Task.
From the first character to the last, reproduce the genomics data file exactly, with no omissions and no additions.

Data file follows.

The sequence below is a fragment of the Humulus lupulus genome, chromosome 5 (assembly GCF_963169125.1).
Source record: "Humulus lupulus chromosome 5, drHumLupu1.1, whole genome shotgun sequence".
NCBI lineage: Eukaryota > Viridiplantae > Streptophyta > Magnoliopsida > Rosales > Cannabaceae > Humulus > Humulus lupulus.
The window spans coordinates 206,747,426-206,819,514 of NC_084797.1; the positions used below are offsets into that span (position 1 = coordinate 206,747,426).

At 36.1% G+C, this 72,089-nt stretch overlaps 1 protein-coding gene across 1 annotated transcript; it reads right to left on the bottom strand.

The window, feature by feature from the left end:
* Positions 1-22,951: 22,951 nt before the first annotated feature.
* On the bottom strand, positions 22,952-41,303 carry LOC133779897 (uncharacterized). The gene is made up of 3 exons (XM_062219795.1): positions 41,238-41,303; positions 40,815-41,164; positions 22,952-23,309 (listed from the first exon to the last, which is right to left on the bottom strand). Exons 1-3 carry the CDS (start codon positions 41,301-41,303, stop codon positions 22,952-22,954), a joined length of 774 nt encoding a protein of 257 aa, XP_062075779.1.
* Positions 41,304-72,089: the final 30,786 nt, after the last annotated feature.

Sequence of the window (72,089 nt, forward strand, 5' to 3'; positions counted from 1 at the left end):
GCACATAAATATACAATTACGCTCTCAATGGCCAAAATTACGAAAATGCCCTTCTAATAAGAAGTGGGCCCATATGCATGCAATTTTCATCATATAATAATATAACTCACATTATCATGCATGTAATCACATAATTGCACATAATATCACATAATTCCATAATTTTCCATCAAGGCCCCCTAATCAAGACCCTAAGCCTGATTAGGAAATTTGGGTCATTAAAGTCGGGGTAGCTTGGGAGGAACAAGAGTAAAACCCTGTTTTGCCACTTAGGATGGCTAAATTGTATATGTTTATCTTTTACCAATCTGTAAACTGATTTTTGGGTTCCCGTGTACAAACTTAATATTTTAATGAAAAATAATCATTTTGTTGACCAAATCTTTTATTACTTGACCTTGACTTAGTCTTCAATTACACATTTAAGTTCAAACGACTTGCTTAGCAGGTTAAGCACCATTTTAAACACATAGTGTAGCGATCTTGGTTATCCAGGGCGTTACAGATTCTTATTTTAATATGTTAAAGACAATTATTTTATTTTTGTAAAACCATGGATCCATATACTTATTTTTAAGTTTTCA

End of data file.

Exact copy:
The sequence below is a fragment of the Humulus lupulus genome, chromosome 5 (assembly GCF_963169125.1).
Source record: "Humulus lupulus chromosome 5, drHumLupu1.1, whole genome shotgun sequence".
NCBI lineage: Eukaryota > Viridiplantae > Streptophyta > Magnoliopsida > Rosales > Cannabaceae > Humulus > Humulus lupulus.
The window spans coordinates 206,747,426-206,819,514 of NC_084797.1; the positions used below are offsets into that span (position 1 = coordinate 206,747,426).

At 36.1% G+C, this 72,089-nt stretch overlaps 1 protein-coding gene across 1 annotated transcript; it reads right to left on the bottom strand.

The window, feature by feature from the left end:
* Positions 1-22,951: 22,951 nt before the first annotated feature.
* On the bottom strand, positions 22,952-41,303 carry LOC133779897 (uncharacterized). The gene is made up of 3 exons (XM_062219795.1): positions 41,238-41,303; positions 40,815-41,164; positions 22,952-23,309 (listed from the first exon to the last, which is right to left on the bottom strand). Exons 1-3 carry the CDS (start codon positions 41,301-41,303, stop codon positions 22,952-22,954), a joined length of 774 nt encoding a protein of 257 aa, XP_062075779.1.
* Positions 41,304-72,089: the final 30,786 nt, after the last annotated feature.

Sequence of the window (72,089 nt, forward strand, 5' to 3'; positions counted from 1 at the left end):
GCACATAAATATACAATTACGCTCTCAATGGCCAAAATTACGAAAATGCCCTTCTAATAAGAAGTGGGCCCATATGCATGCAATTTTCATCATATAATAATATAACTCACATTATCATGCATGTAATCACATAATTGCACATAATATCACATAATTCCATAATTTTCCATCAAGGCCCCCTAATCAAGACCCTAAGCCTGATTAGGAAATTTGGGTCATTAAAGTCGGGGTAGCTTGGGAGGAACAAGAGTAAAACCCTGTTTTGCCACTTAGGATGGCTAAATTGTATATGTTTATCTTTTACCAATCTGTAAACTGATTTTTGGGTTCCCGTGTACAAACTTAATATTTTAATGAAAAATAATCATTTTGTTGACCAAATCTTTTATTACTTGACCTTGACTTAGTCTTCAATTACACATTTAAGTTCAAACGACTTGCTTAGCAGGTTAAGCACCATTTTAAACACATAGTGTAGCGATCTTGGTTATCCAGGGCGTTACAGATTCTTATTTTAATATGTTAAAGACAATTATTTTATTTTTGTAAAACCATGGATCCATATACTTATTTTTAAGTTTTCA